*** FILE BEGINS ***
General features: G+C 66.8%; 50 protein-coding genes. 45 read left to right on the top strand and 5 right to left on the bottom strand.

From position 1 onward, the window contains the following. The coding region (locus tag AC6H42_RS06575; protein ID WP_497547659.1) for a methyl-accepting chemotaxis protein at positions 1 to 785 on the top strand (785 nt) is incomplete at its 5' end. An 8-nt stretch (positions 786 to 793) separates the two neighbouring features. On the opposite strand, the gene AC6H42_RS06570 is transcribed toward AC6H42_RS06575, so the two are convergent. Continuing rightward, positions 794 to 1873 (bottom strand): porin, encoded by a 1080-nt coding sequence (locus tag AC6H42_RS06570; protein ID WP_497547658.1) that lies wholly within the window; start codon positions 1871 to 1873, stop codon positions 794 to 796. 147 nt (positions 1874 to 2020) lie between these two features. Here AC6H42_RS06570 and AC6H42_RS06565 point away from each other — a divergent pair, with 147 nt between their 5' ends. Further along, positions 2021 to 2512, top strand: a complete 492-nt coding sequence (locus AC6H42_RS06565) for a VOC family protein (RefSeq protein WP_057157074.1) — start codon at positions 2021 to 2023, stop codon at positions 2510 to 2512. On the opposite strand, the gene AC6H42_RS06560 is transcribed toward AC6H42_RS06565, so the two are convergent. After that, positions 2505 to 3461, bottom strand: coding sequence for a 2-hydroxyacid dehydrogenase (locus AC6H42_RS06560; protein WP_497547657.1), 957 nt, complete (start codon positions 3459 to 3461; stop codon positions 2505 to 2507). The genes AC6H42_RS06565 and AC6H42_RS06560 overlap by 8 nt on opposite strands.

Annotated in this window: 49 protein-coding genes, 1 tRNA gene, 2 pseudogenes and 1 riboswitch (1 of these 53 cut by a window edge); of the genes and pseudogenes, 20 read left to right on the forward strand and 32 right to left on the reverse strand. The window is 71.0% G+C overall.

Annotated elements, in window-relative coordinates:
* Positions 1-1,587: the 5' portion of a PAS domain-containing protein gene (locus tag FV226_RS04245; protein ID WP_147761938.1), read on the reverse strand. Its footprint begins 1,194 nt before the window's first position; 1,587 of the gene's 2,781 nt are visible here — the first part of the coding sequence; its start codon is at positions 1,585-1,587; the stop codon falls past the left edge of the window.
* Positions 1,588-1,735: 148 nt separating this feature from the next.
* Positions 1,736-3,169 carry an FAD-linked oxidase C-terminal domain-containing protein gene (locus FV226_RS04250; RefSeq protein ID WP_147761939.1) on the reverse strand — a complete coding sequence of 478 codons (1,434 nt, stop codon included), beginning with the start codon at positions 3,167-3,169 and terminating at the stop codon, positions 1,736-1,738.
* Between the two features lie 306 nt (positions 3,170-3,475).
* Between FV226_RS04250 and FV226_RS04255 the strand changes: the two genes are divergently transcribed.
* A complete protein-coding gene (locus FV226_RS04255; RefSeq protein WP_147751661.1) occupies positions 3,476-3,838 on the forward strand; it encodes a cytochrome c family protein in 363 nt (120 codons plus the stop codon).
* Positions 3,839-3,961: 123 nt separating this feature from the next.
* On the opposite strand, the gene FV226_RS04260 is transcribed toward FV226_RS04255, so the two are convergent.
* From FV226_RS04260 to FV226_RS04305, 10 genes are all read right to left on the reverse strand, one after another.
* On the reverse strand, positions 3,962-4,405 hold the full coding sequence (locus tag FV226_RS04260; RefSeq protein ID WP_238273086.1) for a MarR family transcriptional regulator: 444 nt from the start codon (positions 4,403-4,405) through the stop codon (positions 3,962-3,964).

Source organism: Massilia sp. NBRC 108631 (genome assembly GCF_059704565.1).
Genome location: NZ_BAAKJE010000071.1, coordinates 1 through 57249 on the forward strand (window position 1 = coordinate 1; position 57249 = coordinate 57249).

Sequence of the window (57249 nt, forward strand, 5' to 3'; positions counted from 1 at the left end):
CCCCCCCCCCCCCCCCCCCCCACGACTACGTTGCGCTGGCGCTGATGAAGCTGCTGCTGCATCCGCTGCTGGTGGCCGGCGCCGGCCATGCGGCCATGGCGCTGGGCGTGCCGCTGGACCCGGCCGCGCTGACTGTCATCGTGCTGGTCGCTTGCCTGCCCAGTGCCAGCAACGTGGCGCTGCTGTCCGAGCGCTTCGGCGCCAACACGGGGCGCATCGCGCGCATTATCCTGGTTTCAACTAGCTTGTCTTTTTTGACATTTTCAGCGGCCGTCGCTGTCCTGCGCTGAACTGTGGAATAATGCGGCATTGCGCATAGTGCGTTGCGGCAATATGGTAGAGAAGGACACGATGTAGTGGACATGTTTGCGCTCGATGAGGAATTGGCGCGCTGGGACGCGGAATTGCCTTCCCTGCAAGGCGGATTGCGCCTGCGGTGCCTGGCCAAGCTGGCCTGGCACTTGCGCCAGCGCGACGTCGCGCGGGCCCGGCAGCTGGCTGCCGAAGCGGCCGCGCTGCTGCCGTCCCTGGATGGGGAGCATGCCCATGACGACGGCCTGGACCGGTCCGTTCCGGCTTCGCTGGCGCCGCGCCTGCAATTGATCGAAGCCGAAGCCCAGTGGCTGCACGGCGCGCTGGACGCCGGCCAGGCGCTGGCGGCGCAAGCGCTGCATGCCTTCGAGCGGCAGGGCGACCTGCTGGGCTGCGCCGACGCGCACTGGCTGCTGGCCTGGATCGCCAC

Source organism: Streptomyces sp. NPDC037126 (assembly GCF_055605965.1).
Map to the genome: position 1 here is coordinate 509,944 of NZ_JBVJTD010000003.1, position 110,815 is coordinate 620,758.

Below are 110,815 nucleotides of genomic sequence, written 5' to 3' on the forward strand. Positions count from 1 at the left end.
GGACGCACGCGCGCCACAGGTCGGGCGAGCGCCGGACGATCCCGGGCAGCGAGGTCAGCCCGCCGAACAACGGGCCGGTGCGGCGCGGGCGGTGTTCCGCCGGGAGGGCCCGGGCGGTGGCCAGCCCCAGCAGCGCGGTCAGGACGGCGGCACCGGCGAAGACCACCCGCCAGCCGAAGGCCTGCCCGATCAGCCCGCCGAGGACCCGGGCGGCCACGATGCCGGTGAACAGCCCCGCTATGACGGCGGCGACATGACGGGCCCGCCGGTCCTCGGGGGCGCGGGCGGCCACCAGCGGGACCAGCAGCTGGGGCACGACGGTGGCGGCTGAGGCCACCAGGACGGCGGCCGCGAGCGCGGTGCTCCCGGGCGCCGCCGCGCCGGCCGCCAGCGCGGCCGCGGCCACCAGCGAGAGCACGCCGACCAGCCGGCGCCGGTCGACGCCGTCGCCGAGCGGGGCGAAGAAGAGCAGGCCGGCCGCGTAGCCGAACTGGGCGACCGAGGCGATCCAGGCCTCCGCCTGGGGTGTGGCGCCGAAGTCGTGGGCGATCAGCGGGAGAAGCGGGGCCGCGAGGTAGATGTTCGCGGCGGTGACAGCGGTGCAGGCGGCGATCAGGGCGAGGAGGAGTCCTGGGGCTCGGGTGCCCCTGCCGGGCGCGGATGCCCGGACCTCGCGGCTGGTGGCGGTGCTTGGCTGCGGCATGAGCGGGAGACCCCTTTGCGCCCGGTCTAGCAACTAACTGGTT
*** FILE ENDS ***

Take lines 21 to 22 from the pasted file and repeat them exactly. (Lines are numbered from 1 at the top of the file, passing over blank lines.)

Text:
Below are 110,815 nucleotides of genomic sequence, written 5' to 3' on the forward strand. Positions count from 1 at the left end.
GGACGCACGCGCGCCACAGGTCGGGCGAGCGCCGGACGATCCCGGGCAGCGAGGTCAGCCCGCCGAACAACGGGCCGGTGCGGCGCGGGCGGTGTTCCGCCGGGAGGGCCCGGGCGGTGGCCAGCCCCAGCAGCGCGGTCAGGACGGCGGCACCGGCGAAGACCACCCGCCAGCCGAAGGCCTGCCCGATCAGCCCGCCGAGGACCCGGGCGGCCACGATGCCGGTGAACAGCCCCGCTATGACGGCGGCGACATGACGGGCCCGCCGGTCCTCGGGGGCGCGGGCGGCCACCAGCGGGACCAGCAGCTGGGGCACGACGGTGGCGGCTGAGGCCACCAGGACGGCGGCCGCGAGCGCGGTGCTCCCGGGCGCCGCCGCGCCGGCCGCCAGCGCGGCCGCGGCCACCAGCGAGAGCACGCCGACCAGCCGGCGCCGGTCGACGCCGTCGCCGAGCGGGGCGAAGAAGAGCAGGCCGGCCGCGTAGCCGAACTGGGCGACCGAGGCGATCCAGGCCTCCGCCTGGGGTGTGGCGCCGAAGTCGTGGGCGATCAGCGGGAGAAGCGGGGCCGCGAGGTAGATGTTCGCGGCGGTGACAGCGGTGCAGGCGGCGATCAGGGCGAGGAGGAGTCCTGGGGCTCGGGTGCCCCTGCCGGGCGCGGATGCCCGGACCTCGCGGCTGGTGGCGGTGCTTGGCTGCGGCATGAGCGGGAGACCCCTTTGCGCCCGGTCTAGCAACTAACTGGTT